Financial Infidelity is On The Rise: Why Couples Keep Financial Secrets

Do you keep financial secrets from your spouse? If you do, you’re not the only one. Many Americans keep money secrets from their spouses. Learn more here.

woman practicing financial infidelity: shopaholic with credit cards

Do you keep financial secrets from your spouse? If you do, you’re not the only one. In fact, a large percentage of Americans keep financial secrets from their spouses or partners. According to new research, financial infidelity is on the rise, and, like any other type of infidelity, it could be contributing to higher divorce rates.

“Having a place where you are saving money for a surprise gift or vacation is not the same as not disclosing financial matters or making decisions without consulting your significant other,” says Ben H. Feldmeyer (CFP®, CDFA®, CLTC), a private wealth advisor at Feldmeyer Financial Group. This type of infidelity (uncontrolled spending, mountains of debt, etc.) can lead to the breakdown of a relationship and a couple’s financial future.

As many as 41% of adults in America admit to financial infidelity.

One of the most devastating things that can happen in a marriage is infidelity – and financial infidelity is no exception. A threat to relationships, financial infidelity may be the result of unclear expectations and a lack of open communication about finances before a couple gets married.

A recent study conducted by Harris Poll on behalf of the National Endowment for Financial Education (NEFE) found that two in five adults in America who share their finances with their partner have committed financial infidelity. While financial infidelity differs from sexual or emotional infidelity, all forms of infidelity carry the same components of lies, secrecy, and mistrust.

When it comes to divorcing couples, financial infidelity is quite common: “Maintaining financial secrets from your spouse is very common among divorcing couples which is probably being done in order to hide activities that are probably at the root cause of the divorce action,” says Roderick Moe (CPA, CVA, ABV, Cr.FA, CFF), a forensic accountant at Roderick C. Moe, CPA. “Financial secrets not only impact what marital assets there are to divide, they can be a means of improper reporting of income that is available for alimony and child support and distorting what one’s actual lifestyle cost is,” he says.

In fact, in a divorce scenario, financial infidelity can often be much more severe, according to Feldmeyer: “When two people reach the point of divorcing, money can unfortunately be used as a weapon. For example, running up credit card debt, taking out loans or making withdrawals on accounts, are tactics some people may use when emotions are running high, even though they’re not the best course of action,” Feldmeyer says.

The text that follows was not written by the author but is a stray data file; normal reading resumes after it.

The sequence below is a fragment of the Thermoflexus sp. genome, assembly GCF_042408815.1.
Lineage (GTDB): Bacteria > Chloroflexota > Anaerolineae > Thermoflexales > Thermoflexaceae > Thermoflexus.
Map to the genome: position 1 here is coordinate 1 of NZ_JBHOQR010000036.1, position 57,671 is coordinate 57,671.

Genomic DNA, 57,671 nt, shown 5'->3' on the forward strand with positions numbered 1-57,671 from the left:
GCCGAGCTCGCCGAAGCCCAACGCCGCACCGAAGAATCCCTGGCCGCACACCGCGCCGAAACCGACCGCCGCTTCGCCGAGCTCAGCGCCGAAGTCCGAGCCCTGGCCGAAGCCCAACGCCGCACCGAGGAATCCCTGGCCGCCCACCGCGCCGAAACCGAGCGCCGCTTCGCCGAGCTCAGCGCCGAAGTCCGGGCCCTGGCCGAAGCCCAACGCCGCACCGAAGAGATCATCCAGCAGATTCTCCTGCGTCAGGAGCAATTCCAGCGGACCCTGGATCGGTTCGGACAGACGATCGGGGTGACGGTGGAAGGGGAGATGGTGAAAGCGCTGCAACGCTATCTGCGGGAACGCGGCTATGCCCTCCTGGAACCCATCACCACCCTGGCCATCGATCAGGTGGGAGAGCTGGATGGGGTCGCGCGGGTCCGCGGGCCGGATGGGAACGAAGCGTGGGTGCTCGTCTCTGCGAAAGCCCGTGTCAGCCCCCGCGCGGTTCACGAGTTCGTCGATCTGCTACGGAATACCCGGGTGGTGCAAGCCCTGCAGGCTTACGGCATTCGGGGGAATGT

Feldmeyer also states that financial infidelity can have impacts on the divorce process: “Aside from complicating the process of dividing assets, there may be criminal issues involved. If the court has ordered the parties to not make changes to their accounts, and they ignore the instructions, their problems may become bigger than the divorce.”

What is Financial Infidelity?

Financial infidelity is defined as “the secretive act of spending money, possessing credit and credit cards, holding secret accounts or stashes of money, borrowing money, or otherwise incurring debt unknown or unwilling to one’s spouse, partner, or significant other.” Common behavior associated with financial infidelity includes hiding purchases and/or cash on the side, hiding credit card statements, increased amounts of debt, and more.

Studies find that couples who have financial issues tend to have higher levels of conflict, resulting in decreased marital satisfaction and higher divorce rates. Much like sexual infidelity, financial infidelity erodes trust, causes partners to question each other, and can ultimately lead to divorce.

While each person may have their own definition of financial infidelity, a good general rule is to ask yourself the following question when making a significant financial commitment (spending or investing): “If I do not discuss this with my spouse, will they be unpleasantly surprised or shocked by this when they find out?”

If you don’t want to involve your spouse in the decision-making process, ask yourself: “Why am I hiding this from my spouse? Do I stand to lose more than I gain by choosing not to discuss this with my spouse before making this major purchase/investment?”

Sometimes, you have good intentions or reasons for keeping your decision a secret: perhaps you’re purchasing a surprise gift for your spouse, or you believe that your spouse does not have the financial acumen to understand an investment choice and you don’t want to burden them with it. Still, we encourage you to weigh the pros and cons – perhaps talk it over with a financially-savvy friend – and speak to your spouse before you take the action. Otherwise, one of the consequences of your financial infidelity could be a divorce.

“My ex-husband did all the investing for us because he had the interest and the appetite for it, and I didn’t,” remembers Sarah. “He never made huge investments – $100 here, $200 there. Sometimes we were up, and sometimes we were down. I never worried about it until news of the Bre-X Minerals hoax hit the front page of every newspaper; that was when he confessed that he had literally invested every penny we had in the stock before it tanked. We lost our life’s savings because of a decision he didn’t share with me.”

What Causes Financial Infidelity?

man practicing financial infidelity and making secret purchase on computer with credit cardMarital conflict surrounding finances is one of the most common sources of conflict among couples, and this conflict is a direct result of economic pressure and lack of communication.